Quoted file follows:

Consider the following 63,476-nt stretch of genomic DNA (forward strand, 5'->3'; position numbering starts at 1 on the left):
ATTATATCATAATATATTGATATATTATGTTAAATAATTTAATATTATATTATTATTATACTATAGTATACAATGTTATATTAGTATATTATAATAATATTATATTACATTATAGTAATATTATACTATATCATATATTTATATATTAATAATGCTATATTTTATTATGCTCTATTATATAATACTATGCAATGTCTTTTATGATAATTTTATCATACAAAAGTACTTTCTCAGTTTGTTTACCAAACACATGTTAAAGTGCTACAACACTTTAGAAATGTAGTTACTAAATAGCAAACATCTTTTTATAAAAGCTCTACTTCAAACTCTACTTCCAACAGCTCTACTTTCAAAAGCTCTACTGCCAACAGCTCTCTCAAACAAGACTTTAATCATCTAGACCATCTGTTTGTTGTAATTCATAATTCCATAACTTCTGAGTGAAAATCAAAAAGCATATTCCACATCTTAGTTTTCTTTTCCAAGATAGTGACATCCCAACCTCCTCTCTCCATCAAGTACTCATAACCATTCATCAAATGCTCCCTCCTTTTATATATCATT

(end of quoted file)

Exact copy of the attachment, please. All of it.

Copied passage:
Consider the following 63,476-nt stretch of genomic DNA (forward strand, 5'->3'; position numbering starts at 1 on the left):
ATTATATCATAATATATTGATATATTATGTTAAATAATTTAATATTATATTATTATTATACTATAGTATACAATGTTATATTAGTATATTATAATAATATTATATTACATTATAGTAATATTATACTATATCATATATTTATATATTAATAATGCTATATTTTATTATGCTCTATTATATAATACTATGCAATGTCTTTTATGATAATTTTATCATACAAAAGTACTTTCTCAGTTTGTTTACCAAACACATGTTAAAGTGCTACAACACTTTAGAAATGTAGTTACTAAATAGCAAACATCTTTTTATAAAAGCTCTACTTCAAACTCTACTTCCAACAGCTCTACTTTCAAAAGCTCTACTGCCAACAGCTCTCTCAAACAAGACTTTAATCATCTAGACCATCTGTTTGTTGTAATTCATAATTCCATAACTTCTGAGTGAAAATCAAAAAGCATATTCCACATCTTAGTTTTCTTTTCCAAGATAGTGACATCCCAACCTCCTCTCTCCATCAAGTACTCATAACCATTCATCAAATGCTCCCTCCTTTTATATATCATT